The FDIC recently advised a U.S. District Court Judge to reject the proposed $500 million class-action settlement between Bank of America Corp.'s Countrywide unit and investors due to the relatively small percentage of the settlement that will go the investors, Bloomberg.com reported.

The FDIC stated in their filing that only $41 million dollars would go to 91% of the investor plaintiffs from the settlement, with $85 million dollars going to the attorneys for the lead plaintiffs.

The Bloomberg.com article further states the FDIC found the entire $500 million dollar settlement amount to be lacking. The face value of the securities comprising the suit is $450.7 billion dollars.

The article states that other similar mortgage-backed securities actions have recovered an average of 1.1 percent of the face value of the securities while this settlement would only provide 0.11 percent of face value.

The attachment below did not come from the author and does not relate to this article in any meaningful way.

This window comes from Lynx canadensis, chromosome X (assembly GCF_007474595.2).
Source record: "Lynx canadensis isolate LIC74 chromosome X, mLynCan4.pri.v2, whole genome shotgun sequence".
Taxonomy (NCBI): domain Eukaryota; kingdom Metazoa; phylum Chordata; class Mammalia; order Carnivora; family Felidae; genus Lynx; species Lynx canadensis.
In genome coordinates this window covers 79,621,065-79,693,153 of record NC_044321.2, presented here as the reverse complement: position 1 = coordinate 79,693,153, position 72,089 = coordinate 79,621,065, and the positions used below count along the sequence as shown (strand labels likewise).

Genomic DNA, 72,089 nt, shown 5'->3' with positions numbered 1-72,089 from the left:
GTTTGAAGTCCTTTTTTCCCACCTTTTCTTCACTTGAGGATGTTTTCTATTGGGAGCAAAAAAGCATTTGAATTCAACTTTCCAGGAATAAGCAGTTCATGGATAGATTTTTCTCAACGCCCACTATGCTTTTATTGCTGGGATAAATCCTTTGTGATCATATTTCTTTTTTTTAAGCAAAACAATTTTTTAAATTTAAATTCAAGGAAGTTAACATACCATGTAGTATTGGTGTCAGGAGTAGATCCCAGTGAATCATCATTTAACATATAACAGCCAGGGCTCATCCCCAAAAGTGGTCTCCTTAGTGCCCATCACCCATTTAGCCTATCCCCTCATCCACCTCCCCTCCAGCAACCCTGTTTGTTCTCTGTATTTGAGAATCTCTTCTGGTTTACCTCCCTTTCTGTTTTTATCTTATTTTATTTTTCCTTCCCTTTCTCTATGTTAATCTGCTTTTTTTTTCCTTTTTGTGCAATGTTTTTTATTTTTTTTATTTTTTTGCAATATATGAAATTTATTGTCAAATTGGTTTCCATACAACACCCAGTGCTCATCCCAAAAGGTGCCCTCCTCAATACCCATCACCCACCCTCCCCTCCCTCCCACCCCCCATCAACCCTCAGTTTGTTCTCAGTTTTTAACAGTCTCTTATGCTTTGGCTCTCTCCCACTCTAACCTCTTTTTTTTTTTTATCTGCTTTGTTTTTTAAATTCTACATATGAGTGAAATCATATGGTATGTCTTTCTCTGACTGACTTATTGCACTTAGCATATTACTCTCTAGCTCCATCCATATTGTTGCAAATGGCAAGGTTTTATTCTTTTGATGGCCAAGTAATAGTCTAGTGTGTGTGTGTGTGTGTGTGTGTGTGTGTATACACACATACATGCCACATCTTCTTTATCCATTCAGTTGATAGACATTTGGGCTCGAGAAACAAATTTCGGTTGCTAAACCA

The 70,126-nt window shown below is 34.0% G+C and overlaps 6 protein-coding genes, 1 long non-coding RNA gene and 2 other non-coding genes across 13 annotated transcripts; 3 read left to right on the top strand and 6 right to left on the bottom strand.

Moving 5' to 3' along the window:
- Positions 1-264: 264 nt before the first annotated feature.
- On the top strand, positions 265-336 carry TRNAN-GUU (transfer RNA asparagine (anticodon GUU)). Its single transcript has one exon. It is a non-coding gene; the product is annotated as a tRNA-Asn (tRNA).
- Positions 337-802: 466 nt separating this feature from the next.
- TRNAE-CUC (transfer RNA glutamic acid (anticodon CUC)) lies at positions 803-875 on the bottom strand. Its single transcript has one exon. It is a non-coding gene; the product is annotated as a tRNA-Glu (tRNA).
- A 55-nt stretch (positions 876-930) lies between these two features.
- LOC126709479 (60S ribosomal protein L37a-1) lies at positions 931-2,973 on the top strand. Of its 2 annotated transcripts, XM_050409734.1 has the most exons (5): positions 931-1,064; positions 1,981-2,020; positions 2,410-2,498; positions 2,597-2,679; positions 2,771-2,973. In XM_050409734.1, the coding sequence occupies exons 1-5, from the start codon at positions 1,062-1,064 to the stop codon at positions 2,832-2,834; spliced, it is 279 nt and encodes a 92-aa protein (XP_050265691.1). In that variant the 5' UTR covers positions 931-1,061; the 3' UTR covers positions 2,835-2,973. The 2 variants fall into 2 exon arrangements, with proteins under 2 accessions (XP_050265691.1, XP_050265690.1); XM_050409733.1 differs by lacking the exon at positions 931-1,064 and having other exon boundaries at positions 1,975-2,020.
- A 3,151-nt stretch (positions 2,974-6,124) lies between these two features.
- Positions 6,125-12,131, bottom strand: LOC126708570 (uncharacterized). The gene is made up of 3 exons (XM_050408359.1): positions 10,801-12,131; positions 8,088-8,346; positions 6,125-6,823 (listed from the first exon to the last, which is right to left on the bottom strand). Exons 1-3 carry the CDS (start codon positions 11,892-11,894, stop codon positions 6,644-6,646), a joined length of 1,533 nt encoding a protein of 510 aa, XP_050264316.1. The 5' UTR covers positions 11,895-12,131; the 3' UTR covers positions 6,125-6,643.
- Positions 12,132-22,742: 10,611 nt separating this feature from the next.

The settlement provides, after attorneys' fees, $267 million for claims by investors in the initial lawsuits, leaving $111 million for investors whose claims were filed too late, according to the article. A hearing on final approval for the settlement is scheduled for Oct. 28.

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October 1, 2013

$14 Million Dollar Award Paid to Whistleblower

According to an SEC press release, a recent whistleblower received $14 million dollars for assisting the SEC in an investigation. The unidentified whistleblower provided such assistance to the SEC that in less than six months, the SEC brought an enforcement action and was able to secure investor funds. This is the largest whistleblower award paid to date by the SEC.